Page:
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What happens after filing 14039 Form: What You Should Know

IRS Form 14039: Guide to the Identity Theft Affidavit PDF, to confirm that the IRS has received and accepted your Identity Theft Affidavit. Note that after you  receive the IRS Form 14039, you'll want to fill out Form 14465 and pay an additional 10 to the IRS. (Tip: We received an email this morning that noted that the IRS has changed the form from “Form 14039” to “Form 14465.” We did a search to confirm that the correct form is now “Form 14465.” We've included the information below to keep you posted as the process evolves.) IRS Form 14465: Identity Theft Affidavit (Filing Tips, FAQs, Important Notices, Additional Information) For help resolving tax problems that can be attributed to a  federal identity theft, complete the form on IRS.gov. You can also complete Form 14465 at the  payee account or other locations where you made your payment or tax return documents, as long as you have  a valid electronic or paper Form 14465. IRS Form 14465: Identity Theft Affidavit (Filing Tips, FAQs, Important Notification, Additional Information) This is also part of the Identity Theft Statement. Filing Requirements for Identity Theft Statement This is what you will need to file a Form 14465  IRS Form 14465: Identity Theft Affidavit (Filing Tips, FAQs, Important Notification, Additional Information) (PDF) If you did not receive a mailing or email confirmation letter, be sure that you  sent it by email. See below for more information. Once your Identity Theft Affidavit  is received electronically: You will have 8 days to  file your form. If you do not file by this date, you will not be eligible for  special tax credits or deductions, and you will be penalized with a late filing penalty. Once you file: If you file Form 14465 correctly, your refund will be  appealed within a limited time, and the IRS will be notified that your tax return  was timely filed and that the information was correct.  You will also be notified that the information was correct if you pay the tax  debt owed to the IRS by the due date of the Form 14465.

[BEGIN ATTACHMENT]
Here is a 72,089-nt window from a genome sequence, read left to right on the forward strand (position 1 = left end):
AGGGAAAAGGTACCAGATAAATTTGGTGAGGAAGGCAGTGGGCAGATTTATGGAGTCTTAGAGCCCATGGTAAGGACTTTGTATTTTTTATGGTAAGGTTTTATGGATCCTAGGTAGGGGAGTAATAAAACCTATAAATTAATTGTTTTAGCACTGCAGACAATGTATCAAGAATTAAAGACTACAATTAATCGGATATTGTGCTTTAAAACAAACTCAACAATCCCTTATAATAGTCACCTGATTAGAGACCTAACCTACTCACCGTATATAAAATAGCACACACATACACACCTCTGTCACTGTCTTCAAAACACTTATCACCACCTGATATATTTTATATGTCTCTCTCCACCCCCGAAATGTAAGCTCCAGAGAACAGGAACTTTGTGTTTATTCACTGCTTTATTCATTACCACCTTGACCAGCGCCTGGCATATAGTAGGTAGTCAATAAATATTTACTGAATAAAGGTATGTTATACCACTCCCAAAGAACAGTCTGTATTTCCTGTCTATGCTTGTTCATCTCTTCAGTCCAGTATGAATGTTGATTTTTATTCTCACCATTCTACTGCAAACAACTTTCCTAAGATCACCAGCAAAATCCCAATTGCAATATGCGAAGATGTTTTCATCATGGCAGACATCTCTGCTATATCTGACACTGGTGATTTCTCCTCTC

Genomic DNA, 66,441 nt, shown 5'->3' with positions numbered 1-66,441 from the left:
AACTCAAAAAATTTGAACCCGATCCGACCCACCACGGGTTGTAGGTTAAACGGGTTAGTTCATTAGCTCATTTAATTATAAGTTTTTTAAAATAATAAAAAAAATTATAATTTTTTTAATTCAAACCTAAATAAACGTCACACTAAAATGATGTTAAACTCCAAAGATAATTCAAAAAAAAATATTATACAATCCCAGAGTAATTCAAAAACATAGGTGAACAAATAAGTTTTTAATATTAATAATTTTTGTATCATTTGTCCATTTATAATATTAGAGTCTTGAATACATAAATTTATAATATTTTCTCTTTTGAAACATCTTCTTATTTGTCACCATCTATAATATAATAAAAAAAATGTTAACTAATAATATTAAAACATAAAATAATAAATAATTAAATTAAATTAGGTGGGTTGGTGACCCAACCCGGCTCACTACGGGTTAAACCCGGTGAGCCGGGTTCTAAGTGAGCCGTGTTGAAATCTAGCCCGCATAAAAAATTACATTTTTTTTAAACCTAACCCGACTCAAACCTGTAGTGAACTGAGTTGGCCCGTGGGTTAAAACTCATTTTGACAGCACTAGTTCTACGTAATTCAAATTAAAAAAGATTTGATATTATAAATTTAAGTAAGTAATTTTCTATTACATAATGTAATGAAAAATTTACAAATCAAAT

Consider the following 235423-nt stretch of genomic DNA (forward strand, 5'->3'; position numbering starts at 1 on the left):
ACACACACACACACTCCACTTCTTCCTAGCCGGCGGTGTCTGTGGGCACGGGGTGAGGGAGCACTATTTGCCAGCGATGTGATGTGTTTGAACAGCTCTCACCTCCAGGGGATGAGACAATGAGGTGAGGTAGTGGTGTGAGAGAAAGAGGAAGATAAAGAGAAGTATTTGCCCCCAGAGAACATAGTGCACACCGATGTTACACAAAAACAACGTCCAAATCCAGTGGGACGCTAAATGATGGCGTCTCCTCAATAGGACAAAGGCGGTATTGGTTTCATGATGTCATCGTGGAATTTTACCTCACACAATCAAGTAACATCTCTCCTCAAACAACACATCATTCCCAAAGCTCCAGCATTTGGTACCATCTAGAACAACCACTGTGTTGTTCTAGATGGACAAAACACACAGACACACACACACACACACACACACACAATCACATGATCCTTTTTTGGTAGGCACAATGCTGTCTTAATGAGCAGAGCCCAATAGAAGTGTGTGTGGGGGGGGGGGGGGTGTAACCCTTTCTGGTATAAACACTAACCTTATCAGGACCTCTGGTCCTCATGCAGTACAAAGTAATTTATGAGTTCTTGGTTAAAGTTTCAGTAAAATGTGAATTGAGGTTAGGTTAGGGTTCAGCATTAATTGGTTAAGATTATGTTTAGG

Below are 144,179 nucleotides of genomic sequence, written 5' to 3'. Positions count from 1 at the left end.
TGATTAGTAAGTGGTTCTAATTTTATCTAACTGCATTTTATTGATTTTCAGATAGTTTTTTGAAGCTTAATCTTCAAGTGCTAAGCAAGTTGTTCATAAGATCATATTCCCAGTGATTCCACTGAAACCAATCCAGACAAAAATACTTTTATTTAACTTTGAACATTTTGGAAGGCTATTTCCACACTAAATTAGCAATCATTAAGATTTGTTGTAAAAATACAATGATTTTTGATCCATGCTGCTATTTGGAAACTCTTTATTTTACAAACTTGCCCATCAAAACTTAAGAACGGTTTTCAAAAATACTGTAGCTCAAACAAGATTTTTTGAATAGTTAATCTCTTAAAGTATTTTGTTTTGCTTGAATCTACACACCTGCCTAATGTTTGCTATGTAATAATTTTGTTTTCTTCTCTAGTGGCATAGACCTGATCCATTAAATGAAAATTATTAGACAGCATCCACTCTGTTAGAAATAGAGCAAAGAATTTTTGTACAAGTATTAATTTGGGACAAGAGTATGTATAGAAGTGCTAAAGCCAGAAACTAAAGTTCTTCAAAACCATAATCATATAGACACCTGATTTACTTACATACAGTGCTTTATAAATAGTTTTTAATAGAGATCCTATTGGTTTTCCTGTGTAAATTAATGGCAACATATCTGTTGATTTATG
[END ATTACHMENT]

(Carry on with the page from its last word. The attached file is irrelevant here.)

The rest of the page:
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Instructions and Help about What happens after filing Form 14039

Your daily digest of current events and commentary. This is Headlines with a Voice. The following is an article that was published in April 2016. I thought it might be interesting to narrate. Check this out. This isn't exactly the kind of story the IRS wants buzzing around at tax time. The IRS and the Justice Department normally want scared-straight stories just before tax day. Ideally, when an indictment or conviction for tax evasion hits the news, it makes you think twice. Somehow, you think just a bit more about all those deductions or if you really reported all your income before you sign your return under penalties of perjury. Instead, we have the top dog of the IRS, the IRS commissioner himself, admitting that, well, there's a problem with illegal immigrants and taxes. In fact, the top IRS official this time wasn't talking about how the IRS wipes some hard drives or can't find emails. No, he wasn't even asking for a bigger budget to give bonuses to IRS employees. This time he was talking about illegal immigrants and about the IRS turning a blind eye, or maybe worse, the IRS actually wants illegal immigrants to illegally use social security numbers. He suggested IRS Commissioner John Koskinen made the surprising statement in response to a question from Senator Dan Coates at a Senate Finance Committee hearing. The question was a touchy one: "Is the IRS collaborating with taxpayers who file tax returns using fraudulent information?" It wasn't put exactly that way, according to Senator Coates. He said, "What we learned is that the IRS continues to process tax returns with false W-2 information and issues refunds as if they were routine tax returns, and say that's not really our job." We also learned that the IRS ignores notifications from...